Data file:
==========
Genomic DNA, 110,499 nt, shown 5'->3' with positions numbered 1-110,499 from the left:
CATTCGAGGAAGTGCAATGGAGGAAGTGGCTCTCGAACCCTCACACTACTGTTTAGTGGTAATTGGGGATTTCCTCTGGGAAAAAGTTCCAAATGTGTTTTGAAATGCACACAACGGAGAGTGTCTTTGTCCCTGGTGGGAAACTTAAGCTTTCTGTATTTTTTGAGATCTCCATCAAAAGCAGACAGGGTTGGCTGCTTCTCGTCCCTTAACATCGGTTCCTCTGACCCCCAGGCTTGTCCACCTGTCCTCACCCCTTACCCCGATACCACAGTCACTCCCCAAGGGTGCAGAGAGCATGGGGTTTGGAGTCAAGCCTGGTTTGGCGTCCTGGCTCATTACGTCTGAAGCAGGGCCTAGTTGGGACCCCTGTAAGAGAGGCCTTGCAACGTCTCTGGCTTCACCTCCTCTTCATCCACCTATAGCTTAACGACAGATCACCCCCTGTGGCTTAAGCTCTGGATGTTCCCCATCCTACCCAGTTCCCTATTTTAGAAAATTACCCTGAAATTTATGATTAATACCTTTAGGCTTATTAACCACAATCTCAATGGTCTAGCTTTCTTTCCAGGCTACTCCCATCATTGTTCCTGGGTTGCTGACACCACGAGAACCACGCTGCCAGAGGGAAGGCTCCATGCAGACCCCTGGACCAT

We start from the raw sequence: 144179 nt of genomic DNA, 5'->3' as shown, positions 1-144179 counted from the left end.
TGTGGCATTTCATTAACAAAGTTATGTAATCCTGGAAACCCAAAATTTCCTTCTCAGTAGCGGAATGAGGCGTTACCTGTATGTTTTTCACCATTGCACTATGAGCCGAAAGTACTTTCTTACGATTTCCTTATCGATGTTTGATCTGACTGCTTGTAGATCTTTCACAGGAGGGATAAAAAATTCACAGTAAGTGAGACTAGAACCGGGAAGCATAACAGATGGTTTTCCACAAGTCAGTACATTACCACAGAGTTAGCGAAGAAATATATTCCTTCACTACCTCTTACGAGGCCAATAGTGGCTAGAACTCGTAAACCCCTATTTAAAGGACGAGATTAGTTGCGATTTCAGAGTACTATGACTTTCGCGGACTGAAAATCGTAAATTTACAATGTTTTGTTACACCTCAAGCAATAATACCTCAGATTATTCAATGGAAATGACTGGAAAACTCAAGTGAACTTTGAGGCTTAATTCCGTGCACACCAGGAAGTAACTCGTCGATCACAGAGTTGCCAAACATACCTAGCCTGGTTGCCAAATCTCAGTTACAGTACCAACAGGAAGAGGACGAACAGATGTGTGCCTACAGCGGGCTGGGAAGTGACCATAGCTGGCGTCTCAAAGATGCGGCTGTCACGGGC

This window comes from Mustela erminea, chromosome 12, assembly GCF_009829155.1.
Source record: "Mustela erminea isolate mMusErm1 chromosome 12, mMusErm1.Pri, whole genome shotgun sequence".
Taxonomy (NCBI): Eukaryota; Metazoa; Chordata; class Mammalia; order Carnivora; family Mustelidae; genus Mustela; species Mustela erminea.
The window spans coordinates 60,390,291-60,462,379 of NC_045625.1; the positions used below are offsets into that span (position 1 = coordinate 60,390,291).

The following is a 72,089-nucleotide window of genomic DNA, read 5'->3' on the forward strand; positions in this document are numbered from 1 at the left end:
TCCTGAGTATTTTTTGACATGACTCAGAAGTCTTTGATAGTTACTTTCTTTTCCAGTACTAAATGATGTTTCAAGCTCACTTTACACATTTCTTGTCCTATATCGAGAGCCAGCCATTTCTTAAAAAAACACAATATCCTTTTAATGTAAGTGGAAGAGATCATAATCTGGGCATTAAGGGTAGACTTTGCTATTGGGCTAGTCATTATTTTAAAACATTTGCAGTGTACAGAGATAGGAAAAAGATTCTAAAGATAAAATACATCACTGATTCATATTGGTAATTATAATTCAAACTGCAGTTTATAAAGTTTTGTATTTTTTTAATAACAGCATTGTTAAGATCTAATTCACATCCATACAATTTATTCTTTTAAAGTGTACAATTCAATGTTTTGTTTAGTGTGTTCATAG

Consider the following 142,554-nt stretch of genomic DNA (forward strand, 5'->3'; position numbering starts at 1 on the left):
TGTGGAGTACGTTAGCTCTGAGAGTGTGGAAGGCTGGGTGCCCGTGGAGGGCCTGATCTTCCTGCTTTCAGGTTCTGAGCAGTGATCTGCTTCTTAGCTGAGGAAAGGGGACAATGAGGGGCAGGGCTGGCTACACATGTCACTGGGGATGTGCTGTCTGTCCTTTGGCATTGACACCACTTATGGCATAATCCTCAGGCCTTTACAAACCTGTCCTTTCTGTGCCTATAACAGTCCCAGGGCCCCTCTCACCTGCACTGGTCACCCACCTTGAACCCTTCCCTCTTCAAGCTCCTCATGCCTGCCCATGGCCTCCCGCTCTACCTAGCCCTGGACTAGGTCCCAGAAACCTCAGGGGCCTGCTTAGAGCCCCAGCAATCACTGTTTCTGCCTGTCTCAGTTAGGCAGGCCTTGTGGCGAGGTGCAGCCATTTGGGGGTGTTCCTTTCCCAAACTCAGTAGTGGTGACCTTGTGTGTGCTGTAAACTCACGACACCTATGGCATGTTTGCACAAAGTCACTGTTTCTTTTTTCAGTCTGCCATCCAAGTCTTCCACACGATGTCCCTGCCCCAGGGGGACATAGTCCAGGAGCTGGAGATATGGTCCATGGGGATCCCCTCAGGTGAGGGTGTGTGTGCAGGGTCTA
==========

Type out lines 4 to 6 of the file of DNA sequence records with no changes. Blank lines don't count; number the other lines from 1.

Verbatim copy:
TGTGGCATTTCATTAACAAAGTTATGTAATCCTGGAAACCCAAAATTTCCTTCTCAGTAGCGGAATGAGGCGTTACCTGTATGTTTTTCACCATTGCACTATGAGCCGAAAGTACTTTCTTACGATTTCCTTATCGATGTTTGATCTGACTGCTTGTAGATCTTTCACAGGAGGGATAAAAAATTCACAGTAAGTGAGACTAGAACCGGGAAGCATAACAGATGGTTTTCCACAAGTCAGTACATTACCACAGAGTTAGCGAAGAAATATATTCCTTCACTACCTCTTACGAGGCCAATAGTGGCTAGAACTCGTAAACCCCTATTTAAAGGACGAGATTAGTTGCGATTTCAGAGTACTATGACTTTCGCGGACTGAAAATCGTAAATTTACAATGTTTTGTTACACCTCAAGCAATAATACCTCAGATTATTCAATGGAAATGACTGGAAAACTCAAGTGAACTTTGAGGCTTAATTCCGTGCACACCAGGAAGTAACTCGTCGATCACAGAGTTGCCAAACATACCTAGCCTGGTTGCCAAATCTCAGTTACAGTACCAACAGGAAGAGGACGAACAGATGTGTGCCTACAGCGGGCTGGGAAGTGACCATAGCTGGCGTCTCAAAGATGCGGCTGTCACGGGC

This window comes from Mustela erminea, chromosome 12, assembly GCF_009829155.1.
Source record: "Mustela erminea isolate mMusErm1 chromosome 12, mMusErm1.Pri, whole genome shotgun sequence".